Monday, February 20, 2012

the rules we make

our under-evolved PFC is the place in our brain that gives us social control. it also makes up predictions and rules based on past experience. the PFC works with and against our primitive brain, particularly the amygdala, as it's function is fear-full and storing emotional memories. these two parts of the brain, in my understanding, work together to construct some of the important rules we make for ourselves.

these rules can be simple (ha!), e.g.: the coffee at L'Autre Cafe is always delicious.
       how might this rule come to be? you had a lovely trip to paris. the ambiance was unlike your experiences at starbucks. you had a tasty and sugary cup of joe and went on your way.
       now, that memory is special and you created a little rule that will probably never be broken. you will probably never have that rule put to the test. rest assured, it is safely tucked away.

but what if a rule is broken? what if some of our self constructed rules are untrue to the rest of the world. untrue to the laws and theories of math and physics? i suppose it doesn't matter as long as the self constructed rules don't permiss unethical behavior or put others in danger. but what if they do? what happens when the rule i have created for myself fails me? my under-evolved PFC doesn't know what to do with this. i recently had a few of my rules broken, torn down... and i don't particularly enjoy the rules that my brain is trying to make to replace them. unfortunately there has to be a rule in place regarding these things in my life.

i have tried to contextualize my rules by comparing them to other failed rules. i have previously written about a friend who has an addiction, here on my blog. he has fascinating rules regarding his life and the way he lives it. noticeably different rules than when we were young. his rules go directly against the set of rules i have regarding substance abuse, and for the most part life in general. to add: they don't seem to be working for anyone else but him. does it matter? maybe not. however, when you become a parent and make rules that are security rules, they do matter. it is the matter of safety, a biological and emotional desire to keep your offspring and therefore DNA alive and well. one of my recently broken rules explicitly failed my children. i failed my children by having a faulty rule in place and one of them had to endure trauma because of it.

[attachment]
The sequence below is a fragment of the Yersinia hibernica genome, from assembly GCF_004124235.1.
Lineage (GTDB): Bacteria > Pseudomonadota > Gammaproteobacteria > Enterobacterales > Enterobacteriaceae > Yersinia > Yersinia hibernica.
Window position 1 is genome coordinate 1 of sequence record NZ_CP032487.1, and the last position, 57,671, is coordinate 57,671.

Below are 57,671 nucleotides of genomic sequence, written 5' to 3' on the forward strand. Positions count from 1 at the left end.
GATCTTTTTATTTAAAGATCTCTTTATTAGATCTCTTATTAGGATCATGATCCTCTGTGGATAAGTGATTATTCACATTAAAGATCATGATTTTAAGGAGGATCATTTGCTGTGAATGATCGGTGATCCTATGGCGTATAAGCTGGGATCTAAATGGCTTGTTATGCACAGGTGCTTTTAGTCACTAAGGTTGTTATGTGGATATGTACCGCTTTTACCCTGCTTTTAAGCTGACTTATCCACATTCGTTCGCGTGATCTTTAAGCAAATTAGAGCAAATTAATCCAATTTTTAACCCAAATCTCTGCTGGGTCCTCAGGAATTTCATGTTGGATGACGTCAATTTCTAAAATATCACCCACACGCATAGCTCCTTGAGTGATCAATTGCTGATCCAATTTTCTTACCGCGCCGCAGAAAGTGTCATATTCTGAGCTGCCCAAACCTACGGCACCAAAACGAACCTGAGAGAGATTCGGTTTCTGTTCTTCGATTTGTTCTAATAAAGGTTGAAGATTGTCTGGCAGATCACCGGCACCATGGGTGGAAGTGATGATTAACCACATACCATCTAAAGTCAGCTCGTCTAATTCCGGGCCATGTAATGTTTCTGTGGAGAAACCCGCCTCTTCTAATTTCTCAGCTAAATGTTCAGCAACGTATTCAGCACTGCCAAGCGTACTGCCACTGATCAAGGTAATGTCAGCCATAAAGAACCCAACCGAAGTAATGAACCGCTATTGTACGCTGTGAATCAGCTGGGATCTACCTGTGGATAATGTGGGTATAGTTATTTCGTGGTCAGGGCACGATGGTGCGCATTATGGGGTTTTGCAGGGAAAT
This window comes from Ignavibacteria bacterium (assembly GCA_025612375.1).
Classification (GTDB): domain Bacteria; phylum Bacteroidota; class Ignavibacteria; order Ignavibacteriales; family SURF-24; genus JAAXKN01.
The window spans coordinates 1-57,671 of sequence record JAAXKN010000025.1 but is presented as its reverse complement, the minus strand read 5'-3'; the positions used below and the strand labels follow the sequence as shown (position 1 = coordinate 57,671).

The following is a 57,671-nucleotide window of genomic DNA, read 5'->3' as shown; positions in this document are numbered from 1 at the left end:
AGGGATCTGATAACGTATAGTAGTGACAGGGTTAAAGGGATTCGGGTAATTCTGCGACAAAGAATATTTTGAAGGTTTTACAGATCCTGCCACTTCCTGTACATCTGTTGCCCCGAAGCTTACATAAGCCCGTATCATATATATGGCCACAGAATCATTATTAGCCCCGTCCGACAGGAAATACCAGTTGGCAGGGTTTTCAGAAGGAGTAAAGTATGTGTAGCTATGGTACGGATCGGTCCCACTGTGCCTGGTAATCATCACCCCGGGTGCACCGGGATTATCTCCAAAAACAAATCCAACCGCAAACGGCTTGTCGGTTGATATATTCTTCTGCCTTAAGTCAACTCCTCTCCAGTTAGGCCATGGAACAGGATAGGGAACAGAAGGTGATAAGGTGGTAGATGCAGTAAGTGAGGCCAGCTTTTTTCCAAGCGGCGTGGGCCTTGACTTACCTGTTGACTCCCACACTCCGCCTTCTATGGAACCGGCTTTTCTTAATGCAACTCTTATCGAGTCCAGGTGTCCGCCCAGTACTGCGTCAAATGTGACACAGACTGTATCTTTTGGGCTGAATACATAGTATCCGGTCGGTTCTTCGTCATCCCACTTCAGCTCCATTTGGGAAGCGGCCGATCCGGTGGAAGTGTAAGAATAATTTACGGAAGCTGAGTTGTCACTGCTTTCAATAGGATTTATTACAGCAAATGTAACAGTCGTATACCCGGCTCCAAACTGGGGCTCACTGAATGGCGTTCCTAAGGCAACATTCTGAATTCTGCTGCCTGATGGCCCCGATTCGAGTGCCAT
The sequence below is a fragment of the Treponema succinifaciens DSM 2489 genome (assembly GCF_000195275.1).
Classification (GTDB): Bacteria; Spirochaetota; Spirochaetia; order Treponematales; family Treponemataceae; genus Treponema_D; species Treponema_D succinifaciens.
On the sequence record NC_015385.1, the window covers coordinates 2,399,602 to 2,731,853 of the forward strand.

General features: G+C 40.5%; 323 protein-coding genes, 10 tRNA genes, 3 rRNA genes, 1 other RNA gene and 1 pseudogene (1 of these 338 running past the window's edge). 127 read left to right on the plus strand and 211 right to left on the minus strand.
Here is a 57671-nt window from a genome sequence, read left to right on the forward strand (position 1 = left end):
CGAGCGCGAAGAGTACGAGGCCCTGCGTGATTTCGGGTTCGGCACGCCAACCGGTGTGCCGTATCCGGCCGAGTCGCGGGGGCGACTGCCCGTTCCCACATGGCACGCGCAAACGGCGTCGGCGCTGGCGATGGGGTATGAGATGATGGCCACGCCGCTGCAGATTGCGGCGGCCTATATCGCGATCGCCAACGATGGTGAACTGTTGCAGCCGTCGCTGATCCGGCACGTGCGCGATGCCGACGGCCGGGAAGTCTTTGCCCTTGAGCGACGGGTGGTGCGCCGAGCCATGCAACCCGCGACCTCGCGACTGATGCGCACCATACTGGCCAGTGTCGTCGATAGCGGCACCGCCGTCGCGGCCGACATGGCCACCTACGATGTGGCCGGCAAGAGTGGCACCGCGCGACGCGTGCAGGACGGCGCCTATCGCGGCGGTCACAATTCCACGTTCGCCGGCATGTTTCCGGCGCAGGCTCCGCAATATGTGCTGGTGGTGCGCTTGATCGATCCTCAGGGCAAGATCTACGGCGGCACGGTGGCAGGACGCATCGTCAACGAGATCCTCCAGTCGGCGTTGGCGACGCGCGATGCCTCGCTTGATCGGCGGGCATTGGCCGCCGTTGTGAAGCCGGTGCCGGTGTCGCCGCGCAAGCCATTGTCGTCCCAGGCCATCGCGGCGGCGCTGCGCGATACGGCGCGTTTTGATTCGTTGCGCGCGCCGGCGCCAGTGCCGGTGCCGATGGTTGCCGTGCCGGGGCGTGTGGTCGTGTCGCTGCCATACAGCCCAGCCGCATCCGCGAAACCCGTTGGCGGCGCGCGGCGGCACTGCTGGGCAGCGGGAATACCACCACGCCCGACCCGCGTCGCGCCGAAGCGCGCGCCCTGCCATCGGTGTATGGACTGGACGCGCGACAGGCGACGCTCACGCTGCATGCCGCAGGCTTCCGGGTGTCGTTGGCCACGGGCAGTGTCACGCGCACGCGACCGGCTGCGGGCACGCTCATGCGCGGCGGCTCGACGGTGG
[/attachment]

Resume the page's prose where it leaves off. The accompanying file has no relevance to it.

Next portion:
and i feel fucking terrible.

Thursday, February 16, 2012

dasein as a douchcopter

Here is a short list of things that I think would be difficult but not impossible to do:

1. Solving the the Riemann Hypothesis.
2. Talking a socially conservative politician into believing my uterus belongs to me and not god.
3. Finding a solution to the world's starvation problems.
4. Running an Ultramarathon.
5. Getting through the Rig Veda.
6. Winning a wit contest opposing The Oatmeal.
7. Swimming across the English Channel.
8. Becoming fluent in Greenlandic Norse.
9. Playing an instrument as fluidly as Bela Fleck.

Here is an even shorter list of things that would be quite easy to accomplish:

1. Not being an asshole all of the time.

The latter of the two short lists seems a little unreasonable to some, but to me and my relative existence it is completely obtainable state of not-being. Yet for some people it appears they have no other state of being but a douchecopter. I am not really sure if it is an ego problem (given to you buy your parent/s), or if people that are consta-assholes are suffering from some mood disorder, but it is rather unpleasant.